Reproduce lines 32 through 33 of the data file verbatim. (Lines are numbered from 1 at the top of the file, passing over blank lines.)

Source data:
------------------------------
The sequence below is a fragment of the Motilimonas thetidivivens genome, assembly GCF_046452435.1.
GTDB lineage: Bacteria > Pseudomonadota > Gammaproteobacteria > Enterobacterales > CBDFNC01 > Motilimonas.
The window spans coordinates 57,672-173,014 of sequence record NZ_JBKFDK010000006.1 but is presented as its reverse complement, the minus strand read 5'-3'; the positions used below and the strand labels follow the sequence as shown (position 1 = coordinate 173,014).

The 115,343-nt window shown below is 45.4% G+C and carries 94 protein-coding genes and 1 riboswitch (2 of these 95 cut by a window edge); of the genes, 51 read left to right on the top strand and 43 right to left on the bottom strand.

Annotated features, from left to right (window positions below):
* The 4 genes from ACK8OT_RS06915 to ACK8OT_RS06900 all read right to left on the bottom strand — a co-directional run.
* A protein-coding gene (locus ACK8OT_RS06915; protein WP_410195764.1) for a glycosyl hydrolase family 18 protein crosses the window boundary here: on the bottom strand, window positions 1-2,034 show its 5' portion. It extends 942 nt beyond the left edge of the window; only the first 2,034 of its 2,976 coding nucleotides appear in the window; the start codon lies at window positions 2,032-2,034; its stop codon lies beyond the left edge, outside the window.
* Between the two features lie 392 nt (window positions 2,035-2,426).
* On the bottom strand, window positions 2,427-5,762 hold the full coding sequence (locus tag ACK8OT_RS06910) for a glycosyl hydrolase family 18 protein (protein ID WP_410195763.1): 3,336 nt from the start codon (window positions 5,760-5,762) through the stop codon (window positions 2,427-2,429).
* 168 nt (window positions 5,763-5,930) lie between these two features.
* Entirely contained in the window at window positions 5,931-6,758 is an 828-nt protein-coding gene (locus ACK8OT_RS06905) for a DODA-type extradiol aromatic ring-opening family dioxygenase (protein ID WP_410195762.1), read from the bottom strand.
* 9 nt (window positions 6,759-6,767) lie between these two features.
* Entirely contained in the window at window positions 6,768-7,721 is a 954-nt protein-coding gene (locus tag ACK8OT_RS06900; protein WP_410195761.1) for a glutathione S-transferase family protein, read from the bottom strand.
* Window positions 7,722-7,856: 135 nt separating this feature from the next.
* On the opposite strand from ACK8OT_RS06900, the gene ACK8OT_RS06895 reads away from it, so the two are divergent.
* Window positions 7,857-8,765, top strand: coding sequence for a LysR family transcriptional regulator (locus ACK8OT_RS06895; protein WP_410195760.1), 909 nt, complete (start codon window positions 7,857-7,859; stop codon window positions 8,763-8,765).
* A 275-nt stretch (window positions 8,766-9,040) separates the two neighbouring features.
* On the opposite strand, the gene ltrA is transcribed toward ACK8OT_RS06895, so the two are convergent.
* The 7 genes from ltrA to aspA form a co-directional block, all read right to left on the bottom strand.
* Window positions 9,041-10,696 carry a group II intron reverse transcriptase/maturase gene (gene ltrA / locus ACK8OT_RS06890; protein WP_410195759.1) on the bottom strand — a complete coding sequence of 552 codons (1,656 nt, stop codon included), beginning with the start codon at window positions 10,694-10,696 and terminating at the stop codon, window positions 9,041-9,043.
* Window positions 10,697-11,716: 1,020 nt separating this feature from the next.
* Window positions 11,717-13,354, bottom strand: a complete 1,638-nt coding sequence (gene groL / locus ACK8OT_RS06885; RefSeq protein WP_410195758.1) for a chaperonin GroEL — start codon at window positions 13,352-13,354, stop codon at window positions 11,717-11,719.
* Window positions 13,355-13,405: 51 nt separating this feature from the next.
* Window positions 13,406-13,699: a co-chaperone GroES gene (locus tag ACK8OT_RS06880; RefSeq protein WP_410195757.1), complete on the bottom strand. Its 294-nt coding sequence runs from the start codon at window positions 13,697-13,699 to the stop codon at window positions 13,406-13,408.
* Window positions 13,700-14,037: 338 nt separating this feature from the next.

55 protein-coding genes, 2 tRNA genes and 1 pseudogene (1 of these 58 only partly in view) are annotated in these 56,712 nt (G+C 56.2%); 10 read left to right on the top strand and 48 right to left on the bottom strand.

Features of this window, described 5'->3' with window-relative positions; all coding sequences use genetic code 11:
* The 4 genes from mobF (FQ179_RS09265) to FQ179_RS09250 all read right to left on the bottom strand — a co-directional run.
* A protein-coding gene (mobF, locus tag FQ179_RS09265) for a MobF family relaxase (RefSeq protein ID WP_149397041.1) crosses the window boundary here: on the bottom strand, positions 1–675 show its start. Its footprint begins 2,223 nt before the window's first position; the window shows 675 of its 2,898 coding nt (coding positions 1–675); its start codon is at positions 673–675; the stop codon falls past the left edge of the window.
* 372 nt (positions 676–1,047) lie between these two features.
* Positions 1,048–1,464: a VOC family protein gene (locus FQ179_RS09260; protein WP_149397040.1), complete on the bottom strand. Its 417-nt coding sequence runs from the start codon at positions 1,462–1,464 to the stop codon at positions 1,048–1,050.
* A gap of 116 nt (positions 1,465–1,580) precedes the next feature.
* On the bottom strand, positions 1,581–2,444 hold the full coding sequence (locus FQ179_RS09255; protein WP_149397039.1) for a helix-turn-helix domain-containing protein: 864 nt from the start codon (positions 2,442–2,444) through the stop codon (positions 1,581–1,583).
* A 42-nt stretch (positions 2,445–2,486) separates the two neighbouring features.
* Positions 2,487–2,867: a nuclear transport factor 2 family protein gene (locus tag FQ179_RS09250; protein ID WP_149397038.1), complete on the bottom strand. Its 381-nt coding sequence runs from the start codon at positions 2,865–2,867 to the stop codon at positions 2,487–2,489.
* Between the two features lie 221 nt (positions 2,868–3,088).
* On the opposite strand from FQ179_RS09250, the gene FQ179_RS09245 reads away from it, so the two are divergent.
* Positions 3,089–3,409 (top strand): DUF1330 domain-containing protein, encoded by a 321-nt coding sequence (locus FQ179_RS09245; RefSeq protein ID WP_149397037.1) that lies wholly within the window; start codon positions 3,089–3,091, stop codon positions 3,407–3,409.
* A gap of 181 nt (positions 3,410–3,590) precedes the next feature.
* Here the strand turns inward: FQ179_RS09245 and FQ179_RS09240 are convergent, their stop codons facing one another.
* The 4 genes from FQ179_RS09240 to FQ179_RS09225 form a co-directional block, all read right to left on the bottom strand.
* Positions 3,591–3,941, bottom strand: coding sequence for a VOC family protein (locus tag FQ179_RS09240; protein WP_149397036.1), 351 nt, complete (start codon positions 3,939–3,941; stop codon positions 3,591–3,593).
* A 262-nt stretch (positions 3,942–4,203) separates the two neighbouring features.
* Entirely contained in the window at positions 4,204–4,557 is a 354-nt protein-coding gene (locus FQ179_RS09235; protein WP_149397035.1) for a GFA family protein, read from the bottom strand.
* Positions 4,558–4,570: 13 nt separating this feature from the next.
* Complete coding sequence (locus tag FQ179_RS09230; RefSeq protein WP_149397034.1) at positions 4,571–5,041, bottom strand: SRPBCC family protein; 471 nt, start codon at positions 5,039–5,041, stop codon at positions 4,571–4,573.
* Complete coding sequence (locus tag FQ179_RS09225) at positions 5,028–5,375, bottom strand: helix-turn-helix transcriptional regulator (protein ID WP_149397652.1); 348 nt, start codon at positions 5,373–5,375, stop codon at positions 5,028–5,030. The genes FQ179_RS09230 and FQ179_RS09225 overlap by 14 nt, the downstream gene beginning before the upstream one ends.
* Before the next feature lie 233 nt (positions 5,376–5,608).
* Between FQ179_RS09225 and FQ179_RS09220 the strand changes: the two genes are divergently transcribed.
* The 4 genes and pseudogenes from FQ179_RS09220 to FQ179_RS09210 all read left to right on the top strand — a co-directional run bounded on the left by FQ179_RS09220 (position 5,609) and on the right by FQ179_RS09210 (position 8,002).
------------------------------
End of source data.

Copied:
* A gap of 116 nt (positions 1,465–1,580) precedes the next feature.
* On the bottom strand, positions 1,581–2,444 hold the full coding sequence (locus FQ179_RS09255; protein WP_149397039.1) for a helix-turn-helix domain-containing protein: 864 nt from the start codon (positions 2,442–2,444) through the stop codon (positions 1,581–1,583).